When Joe Biden entered the White House earlier this year, he arrived with the rising sense that the United States would at last realize the threats that illicit finance and trans-national corruption—kleptocracy, in other words—pose to both national security and domestic democracy alike. After all, the U.S. had just lived through four years of Donald Trump’s misrule, which provided a front-row seat to the spectacle created by a president drenched in anonymous wealth and bent on tilting American policy and subverting American democracy. Oligarchs and autocratic regimes alike exploited the opportunities that Trump’s corruption provided, launching efforts of so-called “strategic corruption” throughout his reign, knowing the White House would look the other way—if not offer a welcoming embrace.
Biden also swept to power amid a set of unprecedented policy moves geared toward finally begin patching up all of the U.S.’s numerous holes in its anti-money laundering regime. Just a few weeks before Biden’s inauguration, Congress passed legislation to finally ban the formation of anonymous shell companies in the U.S., the bedrock of the country’s years-long transformation into a haven for dirty money from around the world.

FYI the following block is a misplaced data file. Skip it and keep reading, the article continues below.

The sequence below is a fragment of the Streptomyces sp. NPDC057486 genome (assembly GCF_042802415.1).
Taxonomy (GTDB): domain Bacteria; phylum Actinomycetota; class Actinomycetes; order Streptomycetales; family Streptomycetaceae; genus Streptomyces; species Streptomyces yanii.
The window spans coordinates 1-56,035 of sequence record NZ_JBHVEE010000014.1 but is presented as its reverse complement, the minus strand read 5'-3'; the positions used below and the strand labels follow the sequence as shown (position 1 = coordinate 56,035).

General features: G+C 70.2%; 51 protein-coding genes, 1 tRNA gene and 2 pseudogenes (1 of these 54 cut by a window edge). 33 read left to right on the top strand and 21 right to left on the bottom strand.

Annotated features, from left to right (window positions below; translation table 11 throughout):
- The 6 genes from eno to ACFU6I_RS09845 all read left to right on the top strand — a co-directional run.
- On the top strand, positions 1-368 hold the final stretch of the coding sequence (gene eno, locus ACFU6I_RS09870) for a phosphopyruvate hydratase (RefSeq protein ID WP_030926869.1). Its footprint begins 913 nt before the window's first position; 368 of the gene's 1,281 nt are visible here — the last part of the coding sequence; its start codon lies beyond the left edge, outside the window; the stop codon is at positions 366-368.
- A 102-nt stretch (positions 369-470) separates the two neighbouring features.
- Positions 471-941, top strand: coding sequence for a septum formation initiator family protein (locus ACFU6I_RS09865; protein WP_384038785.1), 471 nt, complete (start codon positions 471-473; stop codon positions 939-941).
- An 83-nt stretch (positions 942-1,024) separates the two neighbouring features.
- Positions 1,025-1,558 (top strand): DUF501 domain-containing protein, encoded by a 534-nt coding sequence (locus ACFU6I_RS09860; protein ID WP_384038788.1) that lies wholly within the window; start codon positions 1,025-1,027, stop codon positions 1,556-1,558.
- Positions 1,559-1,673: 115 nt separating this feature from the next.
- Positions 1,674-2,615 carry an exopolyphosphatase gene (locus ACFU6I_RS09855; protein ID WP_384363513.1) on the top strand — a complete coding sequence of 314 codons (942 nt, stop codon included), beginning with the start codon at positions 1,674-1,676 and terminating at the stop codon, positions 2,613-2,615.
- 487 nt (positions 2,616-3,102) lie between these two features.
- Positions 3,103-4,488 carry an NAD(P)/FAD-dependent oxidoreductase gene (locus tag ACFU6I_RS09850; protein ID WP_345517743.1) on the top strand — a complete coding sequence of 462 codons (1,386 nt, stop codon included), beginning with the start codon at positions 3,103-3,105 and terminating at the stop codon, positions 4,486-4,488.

Biden didn’t take long to capitalize on that momentum. In just the first few months of his presidency, he took significant steps to make his own mark on the broader fight against kleptocracy. In June, the president formally elevated corruption as a “core national security interest,” placing it along the likes of terrorism and nuclear warfare for the first time. The White House also swiftly sanctioned Ukrainian oligarch Ihor Kolomoisky, the man allegedly responsible for one of the greatest laundering schemes either country had ever seen—and who helped decimate local communities across the Midwest and Rust Belt in the process.
And yet, toward the end of Biden’s first year in office, signs of frustration in the anti-corruption community had become impossible to miss. Naturally, the White House has been juggling a number of complicated and era-defining issues, from a roiling pandemic to the efforts of Trumpists to continue the work of gutting American democracy. But as fall turned to winter, anti-corruption advocates still waited for Biden to become, as Ben Judah described his promise, “the anti-kleptocracy president.”